Understanding The Capital Stack

Eric Wilson

Managing Partner

January 1, 2024

5 min read

Eric Wilson

Managing Partner

January 1, 2024

5 min read

One of the critical aspects of investing in a multifamily syndication is understanding the 'capital stack', a key concept that delineates the hierarchy of capital invested in a project. In this blog, we will explore what a capital stack is, its components – including senior debt, mezzanine debt, preferred equity, and common equity – and how sponsors determine its structure, along with the pros and cons of different capital stack arrangements.

Understanding the Capital Stack

The capital stack represents the layered structure of capital invested in a real estate project, detailing the order of priority in which investors will be repaid and earn returns. This stack is crucial in determining the risk and potential return for each type of investment within a project.

Components of the Capital Stack

1. Senior Debt

At the base of the capital stack lies senior debt, which is typically the most substantial portion of the financing.

  • Characteristics: This is the primary loan secured by the property, often a mortgage. It has the highest priority in terms of repayment and carries the lowest risk since it's secured by the property itself.
  • Investor Implication: Investors in this layer have the lowest risk but also the lowest potential returns, usually in the form of fixed interest payments.

2. Mezzanine Debt

Sitting above senior debt is mezzanine debt, a hybrid of debt and equity financing.

  • Characteristics: Mezzanine debt is generally unsecured and provides a higher rate of return due to its increased risk. It's subordinate to senior debt but takes precedence over equity investments.
  • Investor Implication: This layer is riskier than senior debt but offers higher potential returns. It's attractive to investors looking for higher yields and willing to accept more risk.

3. Preferred Equity

Above mezzanine debt lies preferred equity, which blends features of both debt and equity.

  • Characteristics: Preferred equity holders receive fixed dividends and have a higher claim on assets and earnings than common equity investors, but below all debt holders.
  • Investor Implication: These investors typically receive regular dividends and may have some decision-making power in the project.

4. Common Equity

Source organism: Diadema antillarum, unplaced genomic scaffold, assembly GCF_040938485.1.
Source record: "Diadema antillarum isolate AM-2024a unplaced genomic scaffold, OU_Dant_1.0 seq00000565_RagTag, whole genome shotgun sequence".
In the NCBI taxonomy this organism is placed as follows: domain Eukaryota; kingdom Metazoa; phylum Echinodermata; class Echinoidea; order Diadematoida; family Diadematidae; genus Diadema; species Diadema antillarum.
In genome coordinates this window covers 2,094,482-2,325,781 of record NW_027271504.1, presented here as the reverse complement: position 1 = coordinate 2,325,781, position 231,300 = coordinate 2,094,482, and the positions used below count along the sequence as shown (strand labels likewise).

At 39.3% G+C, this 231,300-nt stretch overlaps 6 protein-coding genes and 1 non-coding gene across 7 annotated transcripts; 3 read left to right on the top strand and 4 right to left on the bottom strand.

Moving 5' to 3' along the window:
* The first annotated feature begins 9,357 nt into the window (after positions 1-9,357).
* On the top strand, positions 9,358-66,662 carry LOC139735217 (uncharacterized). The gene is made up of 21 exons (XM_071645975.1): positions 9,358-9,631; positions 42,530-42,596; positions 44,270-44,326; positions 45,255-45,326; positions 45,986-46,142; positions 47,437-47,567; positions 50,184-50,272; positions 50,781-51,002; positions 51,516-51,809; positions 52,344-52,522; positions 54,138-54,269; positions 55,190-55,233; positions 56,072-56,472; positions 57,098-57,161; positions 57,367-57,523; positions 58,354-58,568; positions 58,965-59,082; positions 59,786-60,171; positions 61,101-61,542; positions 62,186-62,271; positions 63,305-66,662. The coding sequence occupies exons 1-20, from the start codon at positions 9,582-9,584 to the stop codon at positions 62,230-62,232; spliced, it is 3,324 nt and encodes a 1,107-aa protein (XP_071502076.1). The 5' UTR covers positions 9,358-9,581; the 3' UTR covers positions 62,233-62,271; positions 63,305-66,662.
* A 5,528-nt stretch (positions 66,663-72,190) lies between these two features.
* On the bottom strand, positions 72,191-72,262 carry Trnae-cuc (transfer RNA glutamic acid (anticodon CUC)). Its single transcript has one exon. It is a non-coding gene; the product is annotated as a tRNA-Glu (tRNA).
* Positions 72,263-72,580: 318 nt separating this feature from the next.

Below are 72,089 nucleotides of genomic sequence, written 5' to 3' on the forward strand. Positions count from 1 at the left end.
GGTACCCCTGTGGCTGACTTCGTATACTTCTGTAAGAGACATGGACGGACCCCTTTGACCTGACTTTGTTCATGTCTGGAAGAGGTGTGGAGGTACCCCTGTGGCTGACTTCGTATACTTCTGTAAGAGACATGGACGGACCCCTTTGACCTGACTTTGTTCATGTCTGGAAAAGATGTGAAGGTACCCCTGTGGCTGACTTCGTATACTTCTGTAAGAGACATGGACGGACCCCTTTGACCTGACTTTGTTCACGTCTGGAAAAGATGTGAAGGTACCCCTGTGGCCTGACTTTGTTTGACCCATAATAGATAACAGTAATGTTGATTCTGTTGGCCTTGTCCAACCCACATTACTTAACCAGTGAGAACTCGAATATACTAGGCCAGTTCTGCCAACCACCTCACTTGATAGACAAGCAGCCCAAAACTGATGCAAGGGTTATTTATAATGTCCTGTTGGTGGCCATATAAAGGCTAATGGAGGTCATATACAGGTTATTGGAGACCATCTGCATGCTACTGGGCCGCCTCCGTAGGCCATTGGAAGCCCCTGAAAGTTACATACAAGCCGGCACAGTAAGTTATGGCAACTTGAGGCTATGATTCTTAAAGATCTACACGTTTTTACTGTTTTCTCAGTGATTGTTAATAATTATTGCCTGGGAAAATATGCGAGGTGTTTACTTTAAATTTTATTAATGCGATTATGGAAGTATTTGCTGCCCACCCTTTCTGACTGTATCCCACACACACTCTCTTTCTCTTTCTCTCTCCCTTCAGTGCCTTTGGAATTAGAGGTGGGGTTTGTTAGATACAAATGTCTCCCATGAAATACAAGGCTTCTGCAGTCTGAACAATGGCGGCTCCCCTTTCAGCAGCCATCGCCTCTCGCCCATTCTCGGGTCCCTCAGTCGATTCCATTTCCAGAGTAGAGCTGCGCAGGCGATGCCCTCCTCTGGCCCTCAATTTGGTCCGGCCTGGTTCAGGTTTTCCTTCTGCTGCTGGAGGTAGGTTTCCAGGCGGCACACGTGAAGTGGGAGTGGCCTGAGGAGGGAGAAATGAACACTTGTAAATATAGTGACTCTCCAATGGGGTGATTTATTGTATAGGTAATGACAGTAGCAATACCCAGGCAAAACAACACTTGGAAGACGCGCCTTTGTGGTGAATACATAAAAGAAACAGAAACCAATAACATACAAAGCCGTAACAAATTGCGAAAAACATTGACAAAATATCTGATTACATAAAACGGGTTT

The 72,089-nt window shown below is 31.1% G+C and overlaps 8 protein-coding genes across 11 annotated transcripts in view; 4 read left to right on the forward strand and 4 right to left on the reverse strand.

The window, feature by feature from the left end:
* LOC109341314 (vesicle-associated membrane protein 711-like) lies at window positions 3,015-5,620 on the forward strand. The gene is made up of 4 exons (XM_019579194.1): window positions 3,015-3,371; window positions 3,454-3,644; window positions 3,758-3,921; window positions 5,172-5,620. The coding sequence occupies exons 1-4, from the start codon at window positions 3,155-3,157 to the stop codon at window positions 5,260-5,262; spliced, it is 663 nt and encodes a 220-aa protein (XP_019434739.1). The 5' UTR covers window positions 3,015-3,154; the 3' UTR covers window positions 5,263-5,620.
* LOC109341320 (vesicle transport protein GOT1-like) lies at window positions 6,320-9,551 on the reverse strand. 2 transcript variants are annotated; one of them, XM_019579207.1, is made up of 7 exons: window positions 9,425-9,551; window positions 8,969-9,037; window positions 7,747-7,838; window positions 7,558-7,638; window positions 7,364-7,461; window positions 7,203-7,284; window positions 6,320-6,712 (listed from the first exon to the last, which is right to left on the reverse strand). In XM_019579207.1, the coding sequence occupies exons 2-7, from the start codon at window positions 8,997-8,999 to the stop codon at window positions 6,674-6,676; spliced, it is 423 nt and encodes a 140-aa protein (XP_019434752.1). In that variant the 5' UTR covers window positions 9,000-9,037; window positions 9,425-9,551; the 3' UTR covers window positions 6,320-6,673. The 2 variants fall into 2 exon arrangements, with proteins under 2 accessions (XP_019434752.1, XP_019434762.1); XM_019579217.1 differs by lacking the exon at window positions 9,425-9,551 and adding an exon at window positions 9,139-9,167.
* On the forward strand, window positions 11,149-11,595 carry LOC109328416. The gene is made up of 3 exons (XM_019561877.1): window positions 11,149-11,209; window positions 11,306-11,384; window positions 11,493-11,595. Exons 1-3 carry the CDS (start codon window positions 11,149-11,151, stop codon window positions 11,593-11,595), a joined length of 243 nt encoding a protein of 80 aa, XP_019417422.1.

At the top of the capital stack is common equity.

  • Characteristics: Common equity holders are the last to get paid in the event of a sale or refinance, bearing the highest risk. However, they also enjoy the highest potential returns.
  • Investor Implication: This is ideal for investors who are risk-tolerant and seeking higher long-term returns.

Determining the Capital Stack

Sponsors, or those who manage the syndication, carefully determine the capital stack based on several factors:

  • Project Risks and Returns: The perceived risk and expected returns of the project influence the mix of debt and equity.
  • Market Conditions: Prevailing interest rates and real estate market trends play a significant role.
  • Investment Strategy: The project’s timeline, expected income generation, and value-add opportunities guide the structuring of the capital stack.
  • Investor Appetite: The preferences and risk tolerance of potential investors are also a determining factor.

Pros and Cons of Different Structures

Different capital stack structures offer varying levels of risk and return.

  • Equity-Heavy Structures: These are generally lower risk but offer limited upside potential. They are suitable for projects with predictable cash flows.
  • Debt-Heavy Structures: While riskier and dependent on the property’s performance, these structures offer higher potential returns and are fitting for value-add or opportunistic strategies.
  • Balanced Structures: A mix of debt and equity can balance risk and return, appealing to a broader range of investors.

The Leverage Effect

Leverage is risk in an investment. The more leverage, the more perceived risk an investment has. To illustrate the leverage effect we have two scenarios below. Both are considered highly levered to illustrate the dramatic impact that leverage has on both return potential and risk.

In the scenarios below, the two projects both cost $20,000,000. One of them is levered to 85% while the other is levered to 70%. Both scenarios are sold for $25,000,000. The 85% leverage scenario may seem attractive due to the less equity required and thus greater return on equity. However, we will also see how dangerous this can be.

If we change the sell amount to represent a 5% market reduction ($19,000,000), we can see that the 85% levered scenario lost 79% of their equity while the 70% leverage scenario only lost 35% of the equity. And while it's never a good thing to lose capital, given these two options, losing less is far more attractive.


The capital stack is a fundamental concept in multifamily syndication, providing a framework for understanding the various layers of investment, each with its own risk and return profile. Sponsors must skillfully balance the capital stack to align with the project's goals, market conditions, and investor expectations. For investors, understanding where you fit in the capital stack is crucial to aligning your investment with your risk tolerance and return objectives. As multifamily syndication continues to evolve, so too does the sophistication in structuring and managing the capital stack for optimal performance and risk management.